When traveling to a shooting location, carry MiniDV tapes in your pockets when walking through security, or put them in clear plastic bags. While many videographers use small camcorders when shooting abroad, make sure you bring receipts if you travel with more than two cams. Customs guards may think you want to sell cameras there, and coming back they may want to charge you a fee if they think you bought the cameras there. Also, check regulations regarding travelling with lithium batteries because of the potential fire hazard. You will probably need to carry them on, rather than check them with luggage. Click here to read the latest from the TSA about air travel with batteries.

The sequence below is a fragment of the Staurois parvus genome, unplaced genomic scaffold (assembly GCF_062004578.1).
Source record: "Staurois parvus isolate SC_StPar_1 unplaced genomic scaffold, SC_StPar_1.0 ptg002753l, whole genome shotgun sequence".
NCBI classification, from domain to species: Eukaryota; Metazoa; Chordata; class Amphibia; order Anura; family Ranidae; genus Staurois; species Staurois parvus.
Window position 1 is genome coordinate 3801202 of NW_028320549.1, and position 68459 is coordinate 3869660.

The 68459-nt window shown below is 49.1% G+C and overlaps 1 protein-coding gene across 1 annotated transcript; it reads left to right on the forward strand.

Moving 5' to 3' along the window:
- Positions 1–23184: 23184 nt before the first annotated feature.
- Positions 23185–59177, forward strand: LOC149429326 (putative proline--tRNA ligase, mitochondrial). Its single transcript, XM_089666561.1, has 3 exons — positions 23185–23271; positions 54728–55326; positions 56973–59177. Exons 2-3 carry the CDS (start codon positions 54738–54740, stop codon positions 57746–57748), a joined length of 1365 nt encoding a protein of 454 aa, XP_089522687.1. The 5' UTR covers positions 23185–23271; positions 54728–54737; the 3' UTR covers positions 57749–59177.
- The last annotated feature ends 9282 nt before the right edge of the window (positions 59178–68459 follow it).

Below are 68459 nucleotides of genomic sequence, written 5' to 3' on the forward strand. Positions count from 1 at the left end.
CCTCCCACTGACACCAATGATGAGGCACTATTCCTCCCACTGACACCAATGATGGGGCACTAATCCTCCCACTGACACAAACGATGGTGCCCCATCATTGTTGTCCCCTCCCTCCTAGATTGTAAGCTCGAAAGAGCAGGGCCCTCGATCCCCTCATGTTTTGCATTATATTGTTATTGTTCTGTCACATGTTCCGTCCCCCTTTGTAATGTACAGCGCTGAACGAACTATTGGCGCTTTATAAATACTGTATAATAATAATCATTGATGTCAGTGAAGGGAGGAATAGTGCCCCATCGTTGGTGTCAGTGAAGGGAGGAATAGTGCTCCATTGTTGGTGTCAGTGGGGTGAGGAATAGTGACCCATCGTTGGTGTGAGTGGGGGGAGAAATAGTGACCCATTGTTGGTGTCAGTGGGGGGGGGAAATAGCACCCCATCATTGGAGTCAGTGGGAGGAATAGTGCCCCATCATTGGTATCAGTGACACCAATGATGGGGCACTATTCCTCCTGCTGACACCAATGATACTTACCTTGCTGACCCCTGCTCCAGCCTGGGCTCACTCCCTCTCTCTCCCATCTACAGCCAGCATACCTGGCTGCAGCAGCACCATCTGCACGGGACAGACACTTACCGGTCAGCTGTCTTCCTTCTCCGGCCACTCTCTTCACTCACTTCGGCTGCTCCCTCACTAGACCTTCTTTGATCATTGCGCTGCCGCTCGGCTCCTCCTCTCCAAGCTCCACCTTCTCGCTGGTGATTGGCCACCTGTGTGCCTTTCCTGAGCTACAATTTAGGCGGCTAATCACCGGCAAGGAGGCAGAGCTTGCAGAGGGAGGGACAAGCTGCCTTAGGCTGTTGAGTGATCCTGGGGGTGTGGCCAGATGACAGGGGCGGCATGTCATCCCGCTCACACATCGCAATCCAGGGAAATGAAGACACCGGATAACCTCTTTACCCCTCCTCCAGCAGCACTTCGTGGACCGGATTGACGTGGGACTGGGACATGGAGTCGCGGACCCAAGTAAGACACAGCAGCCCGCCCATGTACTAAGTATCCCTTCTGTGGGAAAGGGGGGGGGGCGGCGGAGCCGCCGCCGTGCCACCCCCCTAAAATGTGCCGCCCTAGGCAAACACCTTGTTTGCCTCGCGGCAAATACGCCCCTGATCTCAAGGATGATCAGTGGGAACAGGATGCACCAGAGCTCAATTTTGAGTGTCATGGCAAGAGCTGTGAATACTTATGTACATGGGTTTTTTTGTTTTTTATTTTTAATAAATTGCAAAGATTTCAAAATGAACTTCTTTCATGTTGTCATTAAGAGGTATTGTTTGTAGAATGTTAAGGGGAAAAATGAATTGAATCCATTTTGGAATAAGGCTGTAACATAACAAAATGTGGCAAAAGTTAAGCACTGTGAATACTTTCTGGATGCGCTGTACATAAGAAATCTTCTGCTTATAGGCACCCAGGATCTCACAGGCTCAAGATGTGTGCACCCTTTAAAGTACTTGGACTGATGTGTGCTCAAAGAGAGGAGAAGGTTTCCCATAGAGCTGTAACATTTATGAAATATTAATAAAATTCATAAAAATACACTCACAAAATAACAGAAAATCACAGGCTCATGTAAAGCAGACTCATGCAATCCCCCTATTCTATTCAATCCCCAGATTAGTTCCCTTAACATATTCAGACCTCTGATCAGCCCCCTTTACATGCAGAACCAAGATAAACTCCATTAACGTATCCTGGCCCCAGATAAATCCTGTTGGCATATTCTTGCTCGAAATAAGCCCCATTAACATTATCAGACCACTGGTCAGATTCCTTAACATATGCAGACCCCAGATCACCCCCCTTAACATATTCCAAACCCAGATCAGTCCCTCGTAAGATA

And Don’t Let Him Mess with Your Sound or Lighting
Could it be that Mr. Murphy works for the government? Check the frequencies of your wireless mics. Devices transmitting between 698MHz and 806MHz must cease operation as part of the DTV transition in February 2009. That band will be auctioned off for use with cell phones and emergency communications. When possible, test all your wireless mics at the planned shooting location, or at least use mics that have adjustable frequencies.
During your site survey, listen carefully for any sounds that could interfere with your shoot. A refrigerator that turns on and off, bathroom toilets or fans, and ventilation systems are firmly in Mr. Murphy’s control. They will probably be quiet when you perform your site survey, but a second before your best take is complete, he’ll turn on one of those noisemakers.